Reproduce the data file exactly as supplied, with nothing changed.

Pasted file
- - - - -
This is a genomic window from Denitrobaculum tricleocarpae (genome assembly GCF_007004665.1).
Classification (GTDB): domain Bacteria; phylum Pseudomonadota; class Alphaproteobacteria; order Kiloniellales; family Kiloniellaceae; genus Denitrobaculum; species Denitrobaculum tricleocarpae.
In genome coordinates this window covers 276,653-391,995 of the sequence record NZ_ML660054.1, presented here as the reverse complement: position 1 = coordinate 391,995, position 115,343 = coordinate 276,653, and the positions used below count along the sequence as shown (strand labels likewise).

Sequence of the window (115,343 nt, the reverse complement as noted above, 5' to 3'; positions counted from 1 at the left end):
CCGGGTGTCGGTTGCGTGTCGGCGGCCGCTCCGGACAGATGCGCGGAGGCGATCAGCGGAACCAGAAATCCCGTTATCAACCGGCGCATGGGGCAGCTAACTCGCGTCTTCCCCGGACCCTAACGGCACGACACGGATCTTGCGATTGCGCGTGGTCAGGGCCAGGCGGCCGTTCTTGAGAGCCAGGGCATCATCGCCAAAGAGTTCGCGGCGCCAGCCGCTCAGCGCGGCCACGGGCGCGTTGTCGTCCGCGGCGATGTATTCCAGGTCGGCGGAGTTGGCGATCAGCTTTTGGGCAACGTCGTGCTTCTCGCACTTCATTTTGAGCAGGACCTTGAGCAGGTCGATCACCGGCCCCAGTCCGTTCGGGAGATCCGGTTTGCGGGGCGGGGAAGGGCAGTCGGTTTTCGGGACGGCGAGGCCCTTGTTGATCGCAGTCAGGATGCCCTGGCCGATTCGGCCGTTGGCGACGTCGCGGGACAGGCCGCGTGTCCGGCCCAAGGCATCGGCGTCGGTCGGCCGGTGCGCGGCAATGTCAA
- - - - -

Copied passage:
This is a genomic window from Denitrobaculum tricleocarpae (genome assembly GCF_007004665.1).
Classification (GTDB): domain Bacteria; phylum Pseudomonadota; class Alphaproteobacteria; order Kiloniellales; family Kiloniellaceae; genus Denitrobaculum; species Denitrobaculum tricleocarpae.
In genome coordinates this window covers 276,653-391,995 of the sequence record NZ_ML660054.1, presented here as the reverse complement: position 1 = coordinate 391,995, position 115,343 = coordinate 276,653, and the positions used below count along the sequence as shown (strand labels likewise).

Sequence of the window (115,343 nt, the reverse complement as noted above, 5' to 3'; positions counted from 1 at the left end):
CCGGGTGTCGGTTGCGTGTCGGCGGCCGCTCCGGACAGATGCGCGGAGGCGATCAGCGGAACCAGAAATCCCGTTATCAACCGGCGCATGGGGCAGCTAACTCGCGTCTTCCCCGGACCCTAACGGCACGACACGGATCTTGCGATTGCGCGTGGTCAGGGCCAGGCGGCCGTTCTTGAGAGCCAGGGCATCATCGCCAAAGAGTTCGCGGCGCCAGCCGCTCAGCGCGGCCACGGGCGCGTTGTCGTCCGCGGCGATGTATTCCAGGTCGGCGGAGTTGGCGATCAGCTTTTGGGCAACGTCGTGCTTCTCGCACTTCATTTTGAGCAGGACCTTGAGCAGGTCGATCACCGGCCCCAGTCCGTTCGGGAGATCCGGTTTGCGGGGCGGGGAAGGGCAGTCGGTTTTCGGGACGGCGAGGCCCTTGTTGATCGCAGTCAGGATGCCCTGGCCGATTCGGCCGTTGGCGACGTCGCGGGACAGGCCGCGTGTCCGGCCCAAGGCATCGGCGTCGGTCGGCCGGTGCGCGGCAATGTCAA